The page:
Three Republicans Vote in Favor of House Abortion Travel Bill

Three Republican representatives voted in favor of legislation Friday that would prevent the criminalization of traveling across state lines to receive abortions.

The three lawmakers broke with the rest of their party in backing the bill, while all Democrats voted in its favor and advanced the measure. A breakdown of the vote was not available on Congress' website by Friday afternoon, but Greg Price, senior digital strategist for the consulting agency X Strategies, identified them as Representatives Adam Kinzinger of Illinois, Fred Upton of Michigan and Brian Fitzpatrick of Pennsylvania.

Newsweek reached out to the offices of each representative for confirmation and comment.

The legislation, officially titled the "Ensuring Access to Abortion Act of 2022," was one of two bills related to abortion rights that the House voted on and passed Friday. The abortion travel bill and the Women's Health Protection Act of 2022 are both part of the first attempt from Congress to codify abortion protections into federal law since the Supreme Court issued its controversial opinion overturning the constitutional right to the procedure in June.

But both are likely to fail in the Senate, since Senate Republicans blocked a bill Thursday that would protect those who travel across state lines for abortions and an earlier version of the Women's Health Protection Act failed in the Senate in May.

Abortion Travel Bill Passes
Three Republican representatives voted in favor of legislation that would prevent the criminalization of traveling across state lines to receive abortions. Above, Speaker of the House Nancy Pelosi speaks during a press event on reproductive rights in front of the U.S. Capitol July 15, in Washington, D.C. Alex Wong/Getty Images

All 50 Republican senators, as well as moderate Democratic Senator Joe Manchin of West Virginia, voted to block the Women's Health Protection Act at the time.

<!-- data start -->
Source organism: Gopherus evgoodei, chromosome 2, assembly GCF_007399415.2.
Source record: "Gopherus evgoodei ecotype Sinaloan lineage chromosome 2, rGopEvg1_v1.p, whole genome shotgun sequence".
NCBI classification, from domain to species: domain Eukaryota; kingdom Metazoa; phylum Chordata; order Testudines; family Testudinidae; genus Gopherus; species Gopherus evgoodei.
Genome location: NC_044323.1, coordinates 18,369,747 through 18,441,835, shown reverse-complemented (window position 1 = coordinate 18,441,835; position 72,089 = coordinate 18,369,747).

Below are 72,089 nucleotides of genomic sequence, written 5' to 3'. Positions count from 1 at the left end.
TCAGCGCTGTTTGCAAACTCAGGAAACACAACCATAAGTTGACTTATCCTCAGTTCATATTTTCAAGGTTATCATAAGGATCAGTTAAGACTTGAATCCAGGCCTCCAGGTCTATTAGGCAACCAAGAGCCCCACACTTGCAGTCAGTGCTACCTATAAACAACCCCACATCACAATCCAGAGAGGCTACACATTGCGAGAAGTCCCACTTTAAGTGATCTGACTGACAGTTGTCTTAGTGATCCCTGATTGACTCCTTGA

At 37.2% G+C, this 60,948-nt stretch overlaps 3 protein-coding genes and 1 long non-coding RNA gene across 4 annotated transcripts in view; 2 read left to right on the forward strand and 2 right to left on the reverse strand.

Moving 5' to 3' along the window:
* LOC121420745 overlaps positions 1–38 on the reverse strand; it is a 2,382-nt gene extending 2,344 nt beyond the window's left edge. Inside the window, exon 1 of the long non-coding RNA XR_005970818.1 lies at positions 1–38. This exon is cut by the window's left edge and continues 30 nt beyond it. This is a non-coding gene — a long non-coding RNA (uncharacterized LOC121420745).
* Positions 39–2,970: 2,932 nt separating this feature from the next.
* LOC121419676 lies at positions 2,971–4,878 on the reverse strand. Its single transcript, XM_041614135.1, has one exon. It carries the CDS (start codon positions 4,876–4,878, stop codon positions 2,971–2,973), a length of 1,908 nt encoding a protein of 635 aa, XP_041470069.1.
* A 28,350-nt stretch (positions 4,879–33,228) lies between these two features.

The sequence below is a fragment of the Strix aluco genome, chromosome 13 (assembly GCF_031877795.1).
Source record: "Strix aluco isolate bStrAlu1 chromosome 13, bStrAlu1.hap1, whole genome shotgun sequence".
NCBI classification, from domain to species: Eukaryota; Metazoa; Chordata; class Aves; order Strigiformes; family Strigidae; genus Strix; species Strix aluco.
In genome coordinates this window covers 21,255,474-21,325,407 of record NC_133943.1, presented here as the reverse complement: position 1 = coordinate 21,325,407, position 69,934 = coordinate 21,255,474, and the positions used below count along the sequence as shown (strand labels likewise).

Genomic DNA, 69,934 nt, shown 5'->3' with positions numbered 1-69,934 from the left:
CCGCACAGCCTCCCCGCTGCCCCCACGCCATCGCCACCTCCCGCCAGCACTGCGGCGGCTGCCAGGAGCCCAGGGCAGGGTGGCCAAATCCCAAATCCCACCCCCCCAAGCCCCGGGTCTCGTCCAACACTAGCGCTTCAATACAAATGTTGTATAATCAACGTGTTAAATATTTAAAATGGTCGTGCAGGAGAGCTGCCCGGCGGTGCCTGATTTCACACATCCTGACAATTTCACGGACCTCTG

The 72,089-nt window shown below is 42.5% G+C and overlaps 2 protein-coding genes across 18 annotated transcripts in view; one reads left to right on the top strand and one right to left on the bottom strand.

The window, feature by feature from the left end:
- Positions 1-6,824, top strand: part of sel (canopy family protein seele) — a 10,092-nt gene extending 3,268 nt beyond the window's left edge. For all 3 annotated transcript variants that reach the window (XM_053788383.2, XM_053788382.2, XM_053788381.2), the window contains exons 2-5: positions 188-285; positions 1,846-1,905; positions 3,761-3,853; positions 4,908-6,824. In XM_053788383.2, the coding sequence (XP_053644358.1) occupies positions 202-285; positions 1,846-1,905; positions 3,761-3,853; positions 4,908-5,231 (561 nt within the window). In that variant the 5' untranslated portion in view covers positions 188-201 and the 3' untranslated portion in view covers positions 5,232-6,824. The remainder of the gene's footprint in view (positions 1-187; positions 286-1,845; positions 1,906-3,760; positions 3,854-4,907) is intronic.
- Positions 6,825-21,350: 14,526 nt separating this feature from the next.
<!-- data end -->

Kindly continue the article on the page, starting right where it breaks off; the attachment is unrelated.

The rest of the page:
Speaking at her weekly news conference on Thursday, Democratic House Speaker Nancy Pelosi announced that the House would vote on, and likely pass, the two pieces of abortion rights legislation on Friday.

"We're already seeing the horrific consequences of the Republican's extreme agenda to criminalize women's health freedom," Pelosi said in a tweet Friday. "@HouseDemocrats are fighting back this week with two strong bills to defend women's reproductive rights."

President Joe Biden has acknowledged that the Senate currently does not have the ability to codify Roe v. Wade. The Senate allows unlimited debate on bills, resolutions, amendments and other items, a tradition that senators can use to indefinitely delay a vote on such measures.

A filibuster, the Senate explains on its website, is "a loosely defined term for action designed to prolong debate and delay or prevent a vote."

While a bill that reaches a Senate vote only requires a simple majority of 51 in order to pass the 100-member chamber, 60 votes are needed in order to evoke the "cloture" rule and bypass a filibuster. Because the Senate is currently evenly divided between Democrats and Republicans, obtained the 60 votes needed to end debate on contentious issues like abortion rights is highly unlikely.

The Senate has the ability to completely do away with the filibuster with a simple majority vote, but two Democratic senators—Joe Manchin and Kyrsten Sinema—are opposed to ending the rule.

Biden acknowledged earlier this month that "we need two more votes" in order for the Senate to end the filibuster and codify abortion rights.

Updated 7/15/22, 3:30 p.m. ET: This story has been updated with an additional information on which three GOP representatives reportedly voted for the abortion travel legislation.